Des Moines Register
By Philip Brasher
May 17, 2009

Washington, D.C. – Congress has largely stayed out of the battles over genetically engineered crops, but that could change with a foreign aid bill that could target research money to agricultural biotechnology.

The bill, approved by a Senate committee earlier this spring, is aimed at boosting spending on foreign agricultural development and nutrition programs from $750 million in 2010 to $2.5 billion by 2014. The bill spells out that the money can go to "biotechnological advances appropriate to local ecological conditions," including genetically modified seeds.

Aid groups say the money is needed to help farmers in Africa and elsewhere to increase food production as the world population grows, the planet warms and more crops are used for biofuels.

The legislation appears to be in line with the Obama administration’s priorities. The administration has proposed doubling agricultural aid to $1 billion, and Agriculture Secretary Tom Vilsack has pledged to push for greater use of agricultural biotechnology.

But critics of biotechnology are angry that the increased U.S. aid could be used to promote the use of genetically engineered seeds, and they’re pushing lawmakers to strip the provision from the bill.

The legislation "isn’t just about feeding the hungry, it’s about advancing the interests of U.S. agribusinesses," Annie Shattuck, a policy analyst for a group called Food First, wrote recently.

"The question is whether there is any reason to insist that foreign aid be genetic engineering, or genetically modified crops," said Margaret Mellon, a senior scientist with the Union of Concerned Scientists.

China and India are rapidly adopting biotech crops. But many countries in Africa have been reluctant to approve the use biotech seeds for fear they would lose export sales to the European Union, where there has long been strong consumer resistance to the technology.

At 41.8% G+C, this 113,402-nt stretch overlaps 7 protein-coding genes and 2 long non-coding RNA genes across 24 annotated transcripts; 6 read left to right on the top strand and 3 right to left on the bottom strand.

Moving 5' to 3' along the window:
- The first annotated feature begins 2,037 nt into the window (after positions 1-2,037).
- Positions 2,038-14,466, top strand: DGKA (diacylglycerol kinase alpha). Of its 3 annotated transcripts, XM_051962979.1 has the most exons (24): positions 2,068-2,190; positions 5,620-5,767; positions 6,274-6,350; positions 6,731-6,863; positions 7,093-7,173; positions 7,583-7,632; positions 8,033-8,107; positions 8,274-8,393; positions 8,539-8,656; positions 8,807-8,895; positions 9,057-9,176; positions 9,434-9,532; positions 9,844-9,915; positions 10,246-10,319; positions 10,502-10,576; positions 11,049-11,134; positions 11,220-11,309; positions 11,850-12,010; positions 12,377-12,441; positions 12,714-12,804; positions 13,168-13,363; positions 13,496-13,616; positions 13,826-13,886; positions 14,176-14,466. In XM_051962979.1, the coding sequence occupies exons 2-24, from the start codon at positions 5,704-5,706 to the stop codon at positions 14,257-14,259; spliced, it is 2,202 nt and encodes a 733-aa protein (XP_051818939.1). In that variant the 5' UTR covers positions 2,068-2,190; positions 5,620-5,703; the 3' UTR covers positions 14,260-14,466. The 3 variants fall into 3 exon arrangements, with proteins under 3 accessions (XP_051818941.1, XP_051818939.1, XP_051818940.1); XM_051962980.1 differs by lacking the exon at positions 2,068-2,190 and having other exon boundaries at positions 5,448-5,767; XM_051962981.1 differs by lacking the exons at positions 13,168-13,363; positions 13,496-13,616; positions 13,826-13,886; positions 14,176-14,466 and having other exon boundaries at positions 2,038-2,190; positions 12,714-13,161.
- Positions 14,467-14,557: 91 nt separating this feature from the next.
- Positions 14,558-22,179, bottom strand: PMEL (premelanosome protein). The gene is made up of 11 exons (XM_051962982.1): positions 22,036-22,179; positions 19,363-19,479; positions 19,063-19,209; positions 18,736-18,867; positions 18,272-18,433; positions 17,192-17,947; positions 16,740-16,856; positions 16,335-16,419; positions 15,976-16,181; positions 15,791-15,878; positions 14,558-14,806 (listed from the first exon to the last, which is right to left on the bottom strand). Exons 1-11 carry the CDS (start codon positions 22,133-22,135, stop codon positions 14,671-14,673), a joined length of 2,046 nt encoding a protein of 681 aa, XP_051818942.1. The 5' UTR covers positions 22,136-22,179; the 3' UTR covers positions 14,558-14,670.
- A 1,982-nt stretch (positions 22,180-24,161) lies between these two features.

The Senate bill’s main sponsor, Sen. Richard Lugar, R-Ind., uses genetically modified seeds on his family’s farm and firmly believes they could help poor farmers as well.

Lugar cites a recent book by Wellesley College professor Robert Paarlberg, "Starved for Science: How Biotechnology Is Being Kept Out of Africa."

Paarlberg calls for increased agricultural research in Africa and criticizes the role anti-biotech groups have played in slowing development there.

Biotech companies have had nothing to do with pushing the bill, Lugar spokesman Andy Fisher said.

Bread for the World, an anti-hunger advocacy group backing Lugar’s bill, has been hearing from some religious organizations upset about the biotech provision.

"We should not be preemptively taking things off the table," said Charles Uphaus of the Bread for the World Institute, the group’s policy analysis arm. "It should be up to countries in Africa and Asia to make their own decisions."

Oxfam America, another aid group that pushes for increased agricultural help, backs the bill although it doesn’t have a position on biotech.

Gawain Kripke, a policy analyst for the group, said criticism of the bill over that provision is "a bit myopic."

"We’ve seen a neglect of agriculture for decades in development circles and particularly in development aid," Kripke said.

There is no timetable for the bill to go to the Senate floor, and it’s prospects in the House are uncertain as well. Rep. Betty McCollum, D-Minn., is preparing a similar agricultural aid bill in the House.

Some of the urgency that was behind the agricultural aid issue last year has waned recently as commodity prices have softened.

In the end, that may be a bigger problem for the bill than getting sidetracked over the issue of genetically engineered seeds.

That means the real question will be how hard the administration and congressional leaders are willing to push to get this enacted.